Analysts and economists working for western investment banks, who wish to curry favor with the Chinese government, are hammering the party line. I read an article by one of these banks today saying that China does not need to revalue the Yuan. Their argument is that the reason China is a large exporter is that wage rates are low and that raising the value of the Yuan will not change cost advantages that much. This is the line the Chinese government wants to promulgate. It is also very true. Still, U.S. politicians are trying to make the Yuan a political rallying cry as they posture for the support of the American worker. It shows their enormous lack of economic knowledge, their cynicism in proposing an ineffectual economic policy, or both.

Remember, the Chinese have hundreds of millions of people living in the countryside that are underemployed and who would love to find jobs in the cities at higher wages. In our opinion, the Chinese government believes that they have to find work for these people or risk the danger of political upheaval as the have-nots look at the success and prosperity of the haves. Historically, a bifurcated society is seldom a stable society.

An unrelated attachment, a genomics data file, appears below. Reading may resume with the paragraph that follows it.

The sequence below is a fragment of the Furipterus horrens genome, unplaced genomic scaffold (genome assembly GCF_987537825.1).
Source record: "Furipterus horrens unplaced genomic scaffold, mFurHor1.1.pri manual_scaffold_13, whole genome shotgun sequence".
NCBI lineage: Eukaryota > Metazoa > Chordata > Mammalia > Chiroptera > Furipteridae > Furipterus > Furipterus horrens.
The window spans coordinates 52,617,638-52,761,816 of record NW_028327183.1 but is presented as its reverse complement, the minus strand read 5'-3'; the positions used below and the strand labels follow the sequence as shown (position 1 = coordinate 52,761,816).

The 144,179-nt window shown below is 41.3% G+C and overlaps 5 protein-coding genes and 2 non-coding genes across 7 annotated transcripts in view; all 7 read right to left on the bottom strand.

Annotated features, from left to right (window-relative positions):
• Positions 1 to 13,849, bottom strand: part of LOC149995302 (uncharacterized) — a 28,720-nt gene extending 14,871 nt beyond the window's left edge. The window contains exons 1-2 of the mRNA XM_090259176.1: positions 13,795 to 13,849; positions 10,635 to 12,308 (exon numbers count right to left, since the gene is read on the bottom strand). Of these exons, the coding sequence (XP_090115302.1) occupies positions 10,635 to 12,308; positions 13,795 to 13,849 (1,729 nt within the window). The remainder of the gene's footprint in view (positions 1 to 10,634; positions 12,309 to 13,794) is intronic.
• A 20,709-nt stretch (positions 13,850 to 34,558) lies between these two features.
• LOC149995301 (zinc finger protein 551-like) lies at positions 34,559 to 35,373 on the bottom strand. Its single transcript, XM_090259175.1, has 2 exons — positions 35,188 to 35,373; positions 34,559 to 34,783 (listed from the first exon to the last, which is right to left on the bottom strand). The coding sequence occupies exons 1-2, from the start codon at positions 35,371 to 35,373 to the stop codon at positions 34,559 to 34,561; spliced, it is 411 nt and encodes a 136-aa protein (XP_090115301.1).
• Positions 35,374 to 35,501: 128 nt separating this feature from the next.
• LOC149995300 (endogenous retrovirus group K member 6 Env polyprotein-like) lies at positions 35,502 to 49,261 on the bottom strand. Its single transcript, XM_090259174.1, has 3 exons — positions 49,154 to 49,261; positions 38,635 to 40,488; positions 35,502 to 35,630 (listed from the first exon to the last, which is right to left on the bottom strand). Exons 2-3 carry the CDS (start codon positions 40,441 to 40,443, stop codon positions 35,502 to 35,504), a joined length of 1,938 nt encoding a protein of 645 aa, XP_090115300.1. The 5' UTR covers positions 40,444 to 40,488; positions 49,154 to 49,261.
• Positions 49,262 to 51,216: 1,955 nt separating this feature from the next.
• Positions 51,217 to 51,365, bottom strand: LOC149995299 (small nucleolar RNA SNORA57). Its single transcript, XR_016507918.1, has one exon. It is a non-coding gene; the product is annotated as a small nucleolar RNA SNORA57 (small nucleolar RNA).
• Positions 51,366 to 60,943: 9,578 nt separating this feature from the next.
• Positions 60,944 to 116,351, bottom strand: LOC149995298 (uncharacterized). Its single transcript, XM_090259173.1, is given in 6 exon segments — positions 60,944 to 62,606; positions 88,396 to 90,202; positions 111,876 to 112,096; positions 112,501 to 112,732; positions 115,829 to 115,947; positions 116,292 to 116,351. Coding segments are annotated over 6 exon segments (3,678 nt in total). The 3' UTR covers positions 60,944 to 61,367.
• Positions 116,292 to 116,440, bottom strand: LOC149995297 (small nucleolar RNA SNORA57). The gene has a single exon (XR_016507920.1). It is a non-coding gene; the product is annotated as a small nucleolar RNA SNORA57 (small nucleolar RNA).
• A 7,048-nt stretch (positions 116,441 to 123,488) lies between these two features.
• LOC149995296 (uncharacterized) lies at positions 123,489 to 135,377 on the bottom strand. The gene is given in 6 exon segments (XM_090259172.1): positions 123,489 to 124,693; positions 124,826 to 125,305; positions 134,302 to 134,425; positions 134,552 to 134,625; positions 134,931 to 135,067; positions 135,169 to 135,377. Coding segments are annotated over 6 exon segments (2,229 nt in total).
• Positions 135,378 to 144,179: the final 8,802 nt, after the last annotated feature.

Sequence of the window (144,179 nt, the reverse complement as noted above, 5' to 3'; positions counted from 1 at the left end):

We believe that the US dollar is going down and precious metals, base metals and possibly energy are going to rise in price. I say possibly energy because we are in the season when energy prices typically fall. The cold winter weather is drawing to a close and the summer driving season is months away. Usually, you would sell energy stocks now and repurchase in the fall. We believe that the normal pattern will develop this year. We also believe energy prices will rise a great deal in the next few years. Temporarily however, we see better opportunity in other areas. We continue to like growth stocks in the developed countries and are purchasing these when they meet our research criteria.